Skype and Microsoft: Your Cheat Sheet to the Good, Bad and Ugly

Today’s huge mergers and acquisitions news is Microsoft’s (NASDAQ:MSFT) move to snap up Skype. Andreessen Horowitz VC Ben Horowitz already explained why he things the deal is a winner, but he owns Skype. So, we put together a more comprehensive Cheat Sheet for you to consider as well:

The Good for Skype and Microsoft

1) Skype is an awesome brand (worldwide!) that has survived because it works great.

2) Skype has figured out how to monetize something that Microsoft (NASDAQ:MSFT) has not — more than 8 million of the nearly 130+ million active users pay for Skype service, whereas none of Microsoft’s 330 million active users pay.

3) Skype has local network access all over the world, giving Microsoft a more solid global presence.

4) Skype’s telephony infrastructure will add nicely to many Microsoft products, including Windows Live Messenger, and could be really inventive once you start thinking about Xbox and Windows Phone 7 (although the carriers might try to kill this attempt or Windows Phone or both). Microsoft could even swap out its new Lync Communications Service with Skype, who knows? For sure it will be more competitive against Google Voice (NASDAQ:GOOG) and Apple FaceTime (NASDAQ:AAPL) in both the PC and mobile arenas.

The Bad for Skype and Microsoft

1) Buying Skype for $8.56 billion is probably more about making sure Google (NASDAQ:GOOG) and Facebook don’t get it than Microsoft (NASDAQ:MSFT) really knowing what it intends to do with it.

2) Microsoft already has most of what Skype has already, and with more users. While it’s great to talk about neat things Microsoft could do with Skype, the history there has been that it will take a long time to see strong integration that is meaningful to the bottom line. It would have been easier and cheaper to buy other VoIP carriers and integrate a far less expensive but generally as-capable technology (think Google and Grand Union for $50 million).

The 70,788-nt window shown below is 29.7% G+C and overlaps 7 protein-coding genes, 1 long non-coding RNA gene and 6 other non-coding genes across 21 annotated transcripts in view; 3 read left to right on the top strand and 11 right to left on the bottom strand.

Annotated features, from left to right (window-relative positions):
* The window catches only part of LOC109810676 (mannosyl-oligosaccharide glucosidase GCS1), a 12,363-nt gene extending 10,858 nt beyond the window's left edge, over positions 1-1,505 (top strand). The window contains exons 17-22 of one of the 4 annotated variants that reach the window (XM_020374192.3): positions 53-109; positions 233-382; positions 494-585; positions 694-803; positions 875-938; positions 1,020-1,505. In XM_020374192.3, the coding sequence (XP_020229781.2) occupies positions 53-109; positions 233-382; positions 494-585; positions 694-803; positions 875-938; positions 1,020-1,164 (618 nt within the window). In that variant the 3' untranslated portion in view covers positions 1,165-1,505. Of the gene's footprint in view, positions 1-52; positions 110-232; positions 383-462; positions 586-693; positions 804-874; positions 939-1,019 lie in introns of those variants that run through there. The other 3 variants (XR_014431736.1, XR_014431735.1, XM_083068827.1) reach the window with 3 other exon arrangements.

The Ugly for Skype and Microsoft

1) Microsoft (NASDAQ:MSFT) has a miserable history with big ticket acquisitions. It bought aQuantive for $6 billion, and that’s become a poster child for how Microsoft can’t do advertising well; it sold off the Razorfish division when it could not really find out what to do with it. It paid somewhere on the order of $500 million for Danger, the mobile technology company responsible for, among other things, T-Mobile’s (NYSE:T) fabulous Sidekick phones, and then bungled it with bad products (KIN phone). There are more examples: Massive was bought for $280m and they shut it down; $265m spent for LinkExchange, also shut down; Web TV was purchased for $425m and (guess what?) shut down.

2) The price is amazing. Skype has never been known for spinning off profits — this was a big reason why eBay (NASDAQ:EBAY) sold most of their Skype stake at a loss. There’s no rocket science about what Skype has to offer — their software is a closed system that keeps them out of many cross-platform chat and IM products. Microsoft could build the whole thing for a lot less, and give away a lot of free phone service to convert users, and still have money left over. There’s just little to justify this price, except that Google and Facebook don’t have it now – especially considering that Skype has yet to make a sizeable profit.

The Silver Lining for Skype and Microsoft

1) Microsoft (NASDAQ:MSFT) could still license Skype to its strategic partner Facebook and recoup some of its investment while tapping the huge Facebook user base.

2) Microsoft says it’s keeping Skype as its own operational division, perhaps learning from past acquisitions that tried (and failed) to bolster failing divisions by adding in successful startups.

3) Google can’t integrate Skype with Google Apps, Gmail, Google Voice and Google Talk (NASDAQ:GOOG) — and make it a core part of its Android OS.

4) People laughed at Microsoft (NASDAQ:MSFT) when it invested in Facebook at a $15 billion valuation.

Authors Danny Briere and Pat Hurley are telecommunications experts at TeleChoice, Inc. Mr. Briere has written more than 1,000 articles and has authored or edited a dozen books on the subject. He is often quoted in leading publications and can be seen on major TV networks providing analysis on the latest communications news and breakthroughs. Mr. Hurley specializes in emerging telecommunications technologies. Danny and Pat are co-authors of Smart Homes For DummiesHome Theater For Dummies and HDTV For Dummies. Danny and Pat also co-wroteWireless Home Networking For Dummies, 3rd Edition.